With enough time in photography, most photographers begin to gravitate towards genres and subject matters that mean the most to them. Utah-based photographer Steve Proctor began to move towards the stories of WWII soon after his passion for photography increased. He has photographed the Normandy beaches multiple times, revisiting the now-quiet battlefields that changed history. True to the holiday today of July 4th, we asked Steve to describe this deeply personal project.
Pictureline: Tell us about the Normandy beaches and your affinity for photographing the sites and people of WWII.
Steve Proctor: "The coastline of France in the Normandy area offer some of the most beautiful scenery and opportunities to view the coastline and the little towns that dot the landscape. I find the areas to be picturesque and unique. When you add that to the historical significance of what took place there almost 70 years ago, it holds great meaning for the history of France and the world. This is the classic battle of Good vs. Evil. The liberation of the European continent began on these beaches. It was the effort of so much cooperation and preparation as nations of democracy sought to free the nations from tyranny. The struggle was waged by very young men, who took on the responsibility of fighting for freedom with bravado, courage, daring and persistence. Each of them walked into the hail of gunfire willing to sacrifice themselves for the sake of others. When the battle was won, they came home, restarted their lives and went on to build America. Each of the soldiers came from different backgrounds: rich and poor, educated and not, from the California Coast to the West Virginia Coal country. But, they all formed up for one cause: freedom. It's a story that should never cease to be told."
Pictureline: Tell us about how you got started with this project and how you have found these veterans.
Steve Proctor: "I participate in a photo group that meets monthly. Each month, we prepare work for display and critique. I have had an interest in WWII since I was a boy and listened to my uncles and dad talk about the war and growing up during the war years. When I was a kid, we always played cowboys and Indians or "war." Our generation grew up right after the war ended. I heard a neighbor talking about his experiences one time and thought, "I wonder how many vets live in my neighborhood?" One thing lead to another and I decided to see if they wouldn't mind being interviewed and included into a little book project--basically for my own experience. I started with a couple that live close by, and one interview lead to another, and then another and so far I have done about 20 interviews. I hope to do more...but time is running out as the vets pass on."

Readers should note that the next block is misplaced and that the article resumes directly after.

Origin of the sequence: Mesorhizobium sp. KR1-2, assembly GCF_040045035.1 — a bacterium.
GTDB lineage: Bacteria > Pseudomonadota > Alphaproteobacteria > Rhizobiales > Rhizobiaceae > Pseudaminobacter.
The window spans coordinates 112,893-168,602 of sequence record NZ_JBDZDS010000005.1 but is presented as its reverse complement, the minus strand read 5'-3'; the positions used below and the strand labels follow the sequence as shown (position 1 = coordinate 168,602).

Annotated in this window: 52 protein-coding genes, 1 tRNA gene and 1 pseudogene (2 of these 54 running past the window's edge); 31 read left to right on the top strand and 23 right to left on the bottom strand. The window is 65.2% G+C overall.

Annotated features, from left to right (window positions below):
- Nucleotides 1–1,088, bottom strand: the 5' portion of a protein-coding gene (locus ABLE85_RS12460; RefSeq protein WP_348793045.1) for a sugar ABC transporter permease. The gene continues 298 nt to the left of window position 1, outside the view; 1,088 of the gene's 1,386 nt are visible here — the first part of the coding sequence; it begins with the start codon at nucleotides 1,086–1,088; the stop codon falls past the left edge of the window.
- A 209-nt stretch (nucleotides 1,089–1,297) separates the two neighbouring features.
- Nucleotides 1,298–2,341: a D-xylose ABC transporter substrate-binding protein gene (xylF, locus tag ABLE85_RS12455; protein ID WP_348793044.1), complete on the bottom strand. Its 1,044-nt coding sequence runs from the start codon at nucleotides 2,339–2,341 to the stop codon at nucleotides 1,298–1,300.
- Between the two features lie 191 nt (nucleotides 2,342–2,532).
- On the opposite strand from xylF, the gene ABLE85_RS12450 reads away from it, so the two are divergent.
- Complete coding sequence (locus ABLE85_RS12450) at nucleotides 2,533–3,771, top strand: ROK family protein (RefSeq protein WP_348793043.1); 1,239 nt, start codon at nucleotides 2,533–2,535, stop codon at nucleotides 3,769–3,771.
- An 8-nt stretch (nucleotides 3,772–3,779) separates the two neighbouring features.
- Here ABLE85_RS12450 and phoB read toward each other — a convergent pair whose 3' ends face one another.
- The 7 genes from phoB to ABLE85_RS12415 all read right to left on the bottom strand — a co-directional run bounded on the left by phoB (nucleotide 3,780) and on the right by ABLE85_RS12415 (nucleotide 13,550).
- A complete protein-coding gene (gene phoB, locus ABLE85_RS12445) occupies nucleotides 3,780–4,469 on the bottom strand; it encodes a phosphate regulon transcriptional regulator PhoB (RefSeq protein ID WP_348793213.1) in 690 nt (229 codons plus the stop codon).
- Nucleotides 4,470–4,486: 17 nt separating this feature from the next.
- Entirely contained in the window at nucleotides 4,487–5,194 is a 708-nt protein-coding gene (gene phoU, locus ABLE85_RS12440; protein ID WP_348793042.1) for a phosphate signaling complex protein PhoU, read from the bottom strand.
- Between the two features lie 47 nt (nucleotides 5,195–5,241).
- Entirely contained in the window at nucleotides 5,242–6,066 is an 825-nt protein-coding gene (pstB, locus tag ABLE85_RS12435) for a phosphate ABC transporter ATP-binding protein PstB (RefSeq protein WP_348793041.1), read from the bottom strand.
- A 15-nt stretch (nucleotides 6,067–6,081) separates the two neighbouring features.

Pictureline: These are all in black and white. Why have you chosen this medium?
Steve Proctor: "I love black and white photographs. I love the contrast and frankness it brings the image. As you talk to the veterans, you quickly realize that they are all no nonsense..pretty much black and white in their beliefs and comments so the medium seems to fit the situation. Plus--I have a bit of color blindness...so it is easier for me."
Pictureline: Specifically, tell us about the locations in the images and their history and significance.
Steve Proctor: "The images were taken near the town of Ste. Mere Eglise. It was the first town liberated on the day of the invasion. They are of Omaha Beach, Utah Beach, and Pointe du Hoc which divides the two areas. These two beaches were assigned to the American Component of the invasion force. The other three beaches (Gold, Juno, and Sword) were assigned to the Britsh and Canadians. Omaha was by far the bloodiest of the battles with heavy casualities from the start of the invasion. The Germans were well prepared with a lot of their defences concentrated on Omaha. Pointe du Hoc was the location of two heavy artillery implacements which overlooked Utah and Omaha. A group of rangers was assigned to take out the guns while the infantry divisions assaulted the beaches. Taking out the big guns protected the beaches and the ships bringing the in the men and material."
Pictureline: What else should we know about your WWII photographic projects?
Steve Proctor: "That if anyone knows a vet, I would love to get their story. That this part of history needs to be passed on. If you are ever near one of these locations, stop and pay respect to the young men who gave their all for freedom."
Pictureline: Thanks, Steve. It is a wonderful project and your black and white photographs look great. If you'd like to contact Steve about prints or notify him of veterans from WWII who could be interviewed, contact riley@pictureline, and he will pass on the information.
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